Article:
Hunched over the toilet, Christopher plunged two fingers down his throat, tickling the opening of his esophagus, then harder, rougher, up and down up and down. He was holding his breath, almost choking, and when the bile finally rushed up he moved his hand away and let it spill. No time to brace himself or catch his breath, he slammed his fingers down again, willing the act to continue lest he lose momentum.
Finally he leaned back on his heels, hand raw, head pounding. Using the wall for support, he stood up and went to the sink. Thrusting his whole lower arm under the water, he rinsed it, then cupped a handful and brought it to his mouth to rinse, and splashed another handful over his face.
Slowly turning his face up, he looked into the mirror. It was easy to not think about what he was doing while he was actually doing it. It required too much preparation and effort, and total concentration. Afterward all the thoughts he pushed away came rushing back.
Seeing his reflection was like coming out of a fog. His skin was pale. His eyes were wet and red and they looked like he had burst another blood vessel again, and he could tell by the way his throat hurt that it would be sore all day tomorrow. He reached up to feel his neck, ran his fingers over the swollen nodes, and sighed. He couldn’t do anything about that, but some drops would help his eyes, although probably not as well as he hoped.
Trying not to think about the new atrocity he was engaging in, he took a swig of mouthwash and let it burn. Later on, he would brush his teeth and hope they wouldn’t hurt too much. It would be a couple hours until then, hours of forcing himself to smile and talk and answer questions.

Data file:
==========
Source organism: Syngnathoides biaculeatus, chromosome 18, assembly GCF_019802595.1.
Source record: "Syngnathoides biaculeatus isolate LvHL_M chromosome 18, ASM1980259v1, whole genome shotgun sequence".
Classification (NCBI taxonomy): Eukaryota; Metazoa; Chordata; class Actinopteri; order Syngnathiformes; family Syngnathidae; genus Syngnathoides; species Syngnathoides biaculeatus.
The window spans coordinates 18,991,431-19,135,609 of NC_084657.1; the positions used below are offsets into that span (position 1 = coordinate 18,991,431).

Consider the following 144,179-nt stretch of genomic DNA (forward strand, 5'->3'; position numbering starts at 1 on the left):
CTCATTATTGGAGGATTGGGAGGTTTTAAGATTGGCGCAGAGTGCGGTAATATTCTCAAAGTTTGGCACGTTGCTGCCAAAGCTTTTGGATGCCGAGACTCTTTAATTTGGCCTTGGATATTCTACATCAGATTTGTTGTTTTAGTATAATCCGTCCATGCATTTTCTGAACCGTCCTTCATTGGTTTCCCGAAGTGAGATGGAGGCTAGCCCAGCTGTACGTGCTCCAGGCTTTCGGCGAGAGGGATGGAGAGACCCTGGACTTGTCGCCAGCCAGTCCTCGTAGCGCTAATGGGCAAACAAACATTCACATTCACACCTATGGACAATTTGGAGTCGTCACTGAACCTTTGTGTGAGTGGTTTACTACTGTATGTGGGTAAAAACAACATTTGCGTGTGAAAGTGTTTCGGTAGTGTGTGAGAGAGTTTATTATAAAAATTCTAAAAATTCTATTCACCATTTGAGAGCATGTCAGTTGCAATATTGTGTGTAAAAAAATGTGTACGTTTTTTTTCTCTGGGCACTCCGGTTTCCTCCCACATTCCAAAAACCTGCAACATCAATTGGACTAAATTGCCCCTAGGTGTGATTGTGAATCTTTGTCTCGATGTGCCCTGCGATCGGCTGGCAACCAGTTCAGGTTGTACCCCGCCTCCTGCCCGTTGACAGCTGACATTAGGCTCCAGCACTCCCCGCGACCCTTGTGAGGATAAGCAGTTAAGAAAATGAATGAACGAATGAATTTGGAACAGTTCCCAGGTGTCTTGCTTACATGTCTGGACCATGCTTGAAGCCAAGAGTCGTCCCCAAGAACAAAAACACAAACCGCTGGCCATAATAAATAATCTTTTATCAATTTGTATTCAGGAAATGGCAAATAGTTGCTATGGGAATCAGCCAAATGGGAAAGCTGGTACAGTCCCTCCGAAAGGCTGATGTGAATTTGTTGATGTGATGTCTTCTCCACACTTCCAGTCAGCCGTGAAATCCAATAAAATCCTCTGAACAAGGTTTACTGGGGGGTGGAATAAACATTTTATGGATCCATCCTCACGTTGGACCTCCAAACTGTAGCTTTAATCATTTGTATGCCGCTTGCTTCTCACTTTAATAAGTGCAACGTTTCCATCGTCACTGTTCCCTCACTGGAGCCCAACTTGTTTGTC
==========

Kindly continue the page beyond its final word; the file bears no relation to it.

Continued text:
Taking one last look around the bathroom to make sure he hadn’t forgotten to clean anything up, he exited, took the stairs slowly, and went to the family room. It was Sunday and dinner had ended, but it would still be a long time before anyone went home and he could escape to his room. Sunday dinners were the worst because all the adult Reagan children came, with their wives and girlfriends and boyfriends, kids of their own. They would stay; watching football, finishing homework, and chatting about the week and the one to come.
Later, Will slid a piece of pie towards his foster brother, pulling a chair from the kitchen to sit with him. Christopher was in the squashy leather armchair that sat near the stairs, legs curled up under himself, slightly away from everyone else but close enough to be seen by them. He was totally engrossed in a book, lost in the world of Louisa May Allcott, who Kelly insisted he read for the betterment of his soul.
“Little Women?” Will questioned.
“Mhmm,” Chris said simply, hoping he would be left alone but knowing he wouldn’t be that lucky. Still, the youngest Reagan sibling was better than Davy or Dana.
“Ma wanted me to bring you that,” Will nodded towards the pie.
Chris looked at it and tried not to grimace, turning a shade paler, “Thank you.” His chest had felt funny since earlier, which wasn’t a new thing, but it clenched more at the idea of having to consume and rid himself of something else.
“So… the book?”
“Kelly asked me to read it. She wants to see the new movie next weekend but doesn’t want me to judge her choices or something.”
“Sounds like she thinks the movie’s going to be bad.”
Christopher just nodded.
Trying to meet his brother’s eyes, “You gonna eat that pie or keep looking at it like it’s a bomb? Or is it something I said?”
Embarrassed, Chris looked up and smiled guiltily. “Sorry. I’m – I don’t know. I don’t feel great, I guess.”
Will looked at him for a long moment. He picked up the plate and stood. “Yeah, I imagine you don’t.” He turned to go but then looked over his shoulder. “The vent in the bathroom connects to my room.”